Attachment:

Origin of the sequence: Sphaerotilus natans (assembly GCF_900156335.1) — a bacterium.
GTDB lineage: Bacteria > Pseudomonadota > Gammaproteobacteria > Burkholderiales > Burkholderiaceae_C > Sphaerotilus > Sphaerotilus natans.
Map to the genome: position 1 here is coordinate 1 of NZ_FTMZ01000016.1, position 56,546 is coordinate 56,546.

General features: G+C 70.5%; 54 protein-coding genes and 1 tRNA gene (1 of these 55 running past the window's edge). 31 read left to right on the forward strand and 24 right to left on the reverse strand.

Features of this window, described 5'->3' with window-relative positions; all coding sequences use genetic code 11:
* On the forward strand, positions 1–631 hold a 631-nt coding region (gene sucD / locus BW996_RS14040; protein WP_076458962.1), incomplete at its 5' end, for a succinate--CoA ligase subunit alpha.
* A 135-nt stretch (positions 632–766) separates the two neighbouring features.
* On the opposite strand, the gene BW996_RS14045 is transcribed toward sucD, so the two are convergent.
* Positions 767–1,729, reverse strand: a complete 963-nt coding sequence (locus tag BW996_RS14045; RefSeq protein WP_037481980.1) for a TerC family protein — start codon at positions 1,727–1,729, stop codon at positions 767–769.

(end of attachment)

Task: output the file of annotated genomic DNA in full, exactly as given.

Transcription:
Origin of the sequence: Sphaerotilus natans (assembly GCF_900156335.1) — a bacterium.
GTDB lineage: Bacteria > Pseudomonadota > Gammaproteobacteria > Burkholderiales > Burkholderiaceae_C > Sphaerotilus > Sphaerotilus natans.
Map to the genome: position 1 here is coordinate 1 of NZ_FTMZ01000016.1, position 56,546 is coordinate 56,546.

General features: G+C 70.5%; 54 protein-coding genes and 1 tRNA gene (1 of these 55 running past the window's edge). 31 read left to right on the forward strand and 24 right to left on the reverse strand.

Features of this window, described 5'->3' with window-relative positions; all coding sequences use genetic code 11:
* On the forward strand, positions 1–631 hold a 631-nt coding region (gene sucD / locus BW996_RS14040; protein WP_076458962.1), incomplete at its 5' end, for a succinate--CoA ligase subunit alpha.
* A 135-nt stretch (positions 632–766) separates the two neighbouring features.
* On the opposite strand, the gene BW996_RS14045 is transcribed toward sucD, so the two are convergent.
* Positions 767–1,729, reverse strand: a complete 963-nt coding sequence (locus tag BW996_RS14045; RefSeq protein WP_037481980.1) for a TerC family protein — start codon at positions 1,727–1,729, stop codon at positions 767–769.